As a result, Princess Leia came into possession of technical readouts for the station after the Rebel Alliance noted that anything called a Death Star can’t be good, and sent in troops to recover the plans. Clearly waiting for someone to leave a laptop on a train wasn’t going to cut it here, and we’ll be seeing that story soon in the film Rogue One.

It’s worth noting that Grand Moff Tarkin really wanted the Death Star to succeed. He’d dedicated nearly twenty years of his life to a project that had some resistance within the Empire, as well as the sheer administrative nightmare of building a space station the size of a small moon in secret using the famously placid Wookie race as slave labor. Tarkin and the Emperor believed the Death Star would be the ultimate deterrent, enabling the Empire to control the Outer Rim through fear of reprisals.

When you’ve spent a long time on a passion project you do sometimes allow the heart to rule the head. Sometimes your editor says that your ten page feature ranking all the Ewoks in order of derpyness “could do with some trimming” and you refuse to believe him because you know in your heart that your article is nothing less than perfect. And so it was that Tarkin believed to the last that the Death Star would triumph. It had to, after he’d put so much time and effort into it, and when he was so close to total victory.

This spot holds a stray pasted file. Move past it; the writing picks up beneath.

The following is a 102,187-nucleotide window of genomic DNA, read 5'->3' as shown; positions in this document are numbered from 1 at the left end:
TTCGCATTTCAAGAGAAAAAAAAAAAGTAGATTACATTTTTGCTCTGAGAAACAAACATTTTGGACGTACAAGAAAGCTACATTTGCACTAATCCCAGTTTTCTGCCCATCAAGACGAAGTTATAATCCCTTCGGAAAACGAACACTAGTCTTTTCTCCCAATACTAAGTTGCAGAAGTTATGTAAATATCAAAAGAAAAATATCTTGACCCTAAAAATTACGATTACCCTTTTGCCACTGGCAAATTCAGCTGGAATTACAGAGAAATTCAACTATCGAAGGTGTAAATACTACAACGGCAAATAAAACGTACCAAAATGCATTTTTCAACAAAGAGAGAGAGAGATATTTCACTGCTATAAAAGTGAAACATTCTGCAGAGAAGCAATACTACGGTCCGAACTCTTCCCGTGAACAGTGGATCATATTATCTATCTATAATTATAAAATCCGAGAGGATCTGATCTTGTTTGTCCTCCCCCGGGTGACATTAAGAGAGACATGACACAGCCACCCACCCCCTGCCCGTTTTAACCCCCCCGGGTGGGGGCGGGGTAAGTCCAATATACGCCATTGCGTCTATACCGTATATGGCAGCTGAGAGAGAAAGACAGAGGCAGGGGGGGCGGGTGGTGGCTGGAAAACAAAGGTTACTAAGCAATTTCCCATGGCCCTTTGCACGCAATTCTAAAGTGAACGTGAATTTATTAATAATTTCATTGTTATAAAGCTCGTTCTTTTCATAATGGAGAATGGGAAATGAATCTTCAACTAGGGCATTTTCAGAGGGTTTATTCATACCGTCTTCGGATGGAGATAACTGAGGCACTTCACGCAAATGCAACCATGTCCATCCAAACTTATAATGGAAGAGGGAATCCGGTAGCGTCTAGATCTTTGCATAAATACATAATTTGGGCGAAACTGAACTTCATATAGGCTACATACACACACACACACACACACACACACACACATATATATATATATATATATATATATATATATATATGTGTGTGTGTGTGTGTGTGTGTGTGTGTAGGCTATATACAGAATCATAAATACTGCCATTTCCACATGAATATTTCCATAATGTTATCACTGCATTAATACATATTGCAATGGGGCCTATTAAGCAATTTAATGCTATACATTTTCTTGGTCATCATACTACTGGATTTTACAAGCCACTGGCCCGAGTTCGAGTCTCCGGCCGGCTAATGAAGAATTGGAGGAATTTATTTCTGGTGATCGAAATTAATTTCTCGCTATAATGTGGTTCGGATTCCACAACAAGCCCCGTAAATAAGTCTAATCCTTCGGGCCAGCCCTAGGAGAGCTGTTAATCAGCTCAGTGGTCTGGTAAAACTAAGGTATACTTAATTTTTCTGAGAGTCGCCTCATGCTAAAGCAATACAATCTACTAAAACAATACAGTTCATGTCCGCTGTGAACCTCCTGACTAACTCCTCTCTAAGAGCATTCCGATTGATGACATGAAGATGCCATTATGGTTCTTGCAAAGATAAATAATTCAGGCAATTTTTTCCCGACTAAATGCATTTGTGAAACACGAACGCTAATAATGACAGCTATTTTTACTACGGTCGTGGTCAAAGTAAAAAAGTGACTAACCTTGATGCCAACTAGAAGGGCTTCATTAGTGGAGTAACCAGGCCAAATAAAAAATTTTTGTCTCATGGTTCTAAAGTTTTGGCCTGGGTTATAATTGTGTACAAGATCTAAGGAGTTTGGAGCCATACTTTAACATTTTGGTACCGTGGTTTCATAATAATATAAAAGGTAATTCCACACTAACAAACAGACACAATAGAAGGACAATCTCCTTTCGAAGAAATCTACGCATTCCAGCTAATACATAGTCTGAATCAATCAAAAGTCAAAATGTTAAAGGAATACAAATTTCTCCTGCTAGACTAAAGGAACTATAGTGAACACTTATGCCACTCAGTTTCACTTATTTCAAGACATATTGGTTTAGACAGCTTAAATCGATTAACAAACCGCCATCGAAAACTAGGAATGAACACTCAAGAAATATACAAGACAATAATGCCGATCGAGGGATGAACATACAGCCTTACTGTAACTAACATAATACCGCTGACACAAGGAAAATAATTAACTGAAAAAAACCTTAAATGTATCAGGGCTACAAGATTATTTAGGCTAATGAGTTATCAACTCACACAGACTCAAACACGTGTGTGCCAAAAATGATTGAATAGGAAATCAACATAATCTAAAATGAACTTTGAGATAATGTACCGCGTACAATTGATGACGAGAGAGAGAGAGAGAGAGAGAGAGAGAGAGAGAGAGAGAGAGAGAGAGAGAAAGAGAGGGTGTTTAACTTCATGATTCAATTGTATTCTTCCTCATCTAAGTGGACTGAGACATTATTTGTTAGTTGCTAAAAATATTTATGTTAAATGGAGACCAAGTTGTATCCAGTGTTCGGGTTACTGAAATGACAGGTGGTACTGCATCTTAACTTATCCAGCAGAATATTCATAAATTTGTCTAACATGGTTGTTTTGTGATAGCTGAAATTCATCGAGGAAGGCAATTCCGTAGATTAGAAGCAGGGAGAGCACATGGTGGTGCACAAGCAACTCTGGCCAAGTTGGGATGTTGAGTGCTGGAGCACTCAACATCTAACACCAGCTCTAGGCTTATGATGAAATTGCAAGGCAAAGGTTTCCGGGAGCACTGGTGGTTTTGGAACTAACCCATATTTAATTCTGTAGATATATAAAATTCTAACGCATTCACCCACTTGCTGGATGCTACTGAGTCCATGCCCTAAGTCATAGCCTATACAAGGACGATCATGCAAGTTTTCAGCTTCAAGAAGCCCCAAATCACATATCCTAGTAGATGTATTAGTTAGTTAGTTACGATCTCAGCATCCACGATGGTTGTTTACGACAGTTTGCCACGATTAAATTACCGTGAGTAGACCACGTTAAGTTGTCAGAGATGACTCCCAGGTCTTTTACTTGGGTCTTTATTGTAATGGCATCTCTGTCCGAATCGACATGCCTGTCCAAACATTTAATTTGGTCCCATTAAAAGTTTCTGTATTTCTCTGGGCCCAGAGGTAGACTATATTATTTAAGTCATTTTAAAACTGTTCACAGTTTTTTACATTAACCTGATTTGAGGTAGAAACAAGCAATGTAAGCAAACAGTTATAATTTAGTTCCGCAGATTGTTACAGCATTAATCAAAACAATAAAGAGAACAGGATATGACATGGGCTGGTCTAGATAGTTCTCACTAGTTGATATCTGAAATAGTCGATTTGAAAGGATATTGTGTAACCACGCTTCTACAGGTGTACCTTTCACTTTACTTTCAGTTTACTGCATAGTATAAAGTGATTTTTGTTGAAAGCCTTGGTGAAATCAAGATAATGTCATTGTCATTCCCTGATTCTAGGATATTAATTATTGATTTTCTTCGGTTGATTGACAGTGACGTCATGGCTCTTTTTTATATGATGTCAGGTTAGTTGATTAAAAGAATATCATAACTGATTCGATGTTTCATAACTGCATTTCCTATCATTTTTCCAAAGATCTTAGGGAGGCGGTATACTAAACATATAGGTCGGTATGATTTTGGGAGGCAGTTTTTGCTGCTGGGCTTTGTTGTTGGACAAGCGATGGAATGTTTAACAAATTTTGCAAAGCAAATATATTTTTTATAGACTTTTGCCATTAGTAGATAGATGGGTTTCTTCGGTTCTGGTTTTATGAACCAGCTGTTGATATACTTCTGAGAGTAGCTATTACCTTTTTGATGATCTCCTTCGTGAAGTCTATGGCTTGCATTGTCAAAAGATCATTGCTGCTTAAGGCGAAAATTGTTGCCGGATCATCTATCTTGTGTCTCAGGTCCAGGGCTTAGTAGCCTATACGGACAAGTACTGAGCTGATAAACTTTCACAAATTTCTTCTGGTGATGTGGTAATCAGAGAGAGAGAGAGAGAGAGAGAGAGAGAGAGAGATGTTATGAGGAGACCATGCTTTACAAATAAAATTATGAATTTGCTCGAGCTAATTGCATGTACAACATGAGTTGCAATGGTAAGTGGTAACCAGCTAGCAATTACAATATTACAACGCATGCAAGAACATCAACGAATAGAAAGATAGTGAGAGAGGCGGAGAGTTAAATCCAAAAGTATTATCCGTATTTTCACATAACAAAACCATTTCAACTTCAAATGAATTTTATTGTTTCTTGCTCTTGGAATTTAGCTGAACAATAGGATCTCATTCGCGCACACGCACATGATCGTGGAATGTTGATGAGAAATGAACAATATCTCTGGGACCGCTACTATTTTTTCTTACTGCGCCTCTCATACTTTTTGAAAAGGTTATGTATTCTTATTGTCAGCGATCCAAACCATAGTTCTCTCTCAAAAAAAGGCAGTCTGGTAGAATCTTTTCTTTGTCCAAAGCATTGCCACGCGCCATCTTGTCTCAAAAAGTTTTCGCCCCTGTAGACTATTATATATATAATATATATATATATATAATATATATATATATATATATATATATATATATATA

When it failed, the Emperor was miffed. He had the designer of the Death Star killed for allowing it one weakness, and then cloned him so he could begin work on the second one. This just goes to show that a high profile failure is not necessarily the end of your career, so much as an opportunity to get your name out there. It also shows the Emperor is perhaps blinkered in his vision, dedicated to destroying the rebellion and returning to the legendary days of Sith power. Hence, a second Death Star.

The construction was overseen by Tiaan Jerjerrod, who was afforded noticeably less time and money to build a superior battle station. While he certainly ensured that the exhaust shafts were secured on this model, he was being asked to achieve the impossible by the Emperor in terms of rapid construction and deployment. When the Emperor arrived on the Death Star II, it was still unfinished. Nonetheless, he felt secure due to the security measures in place guarding the shield generators on Endor.

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There’s almost certainly an excellent reason why the shield generators could not be kept behind the shield.

The second Death Star was constructed on the edge of the Galaxy above Endor, and was built to maintain fear of the Empire and to restore confidence in its ranks after a devastating loss. The most rebellious planets would be hemmed in by the Imperial Fleet until the new Death Star could arrive, with the logic being that destroying the planets with the bulk of the enemy on them would be a decisive blow against the rebellion. Fortunately the Empire would never put up to two million military personnel in one location, so the same thing couldn’t possibly happen to them. Twice.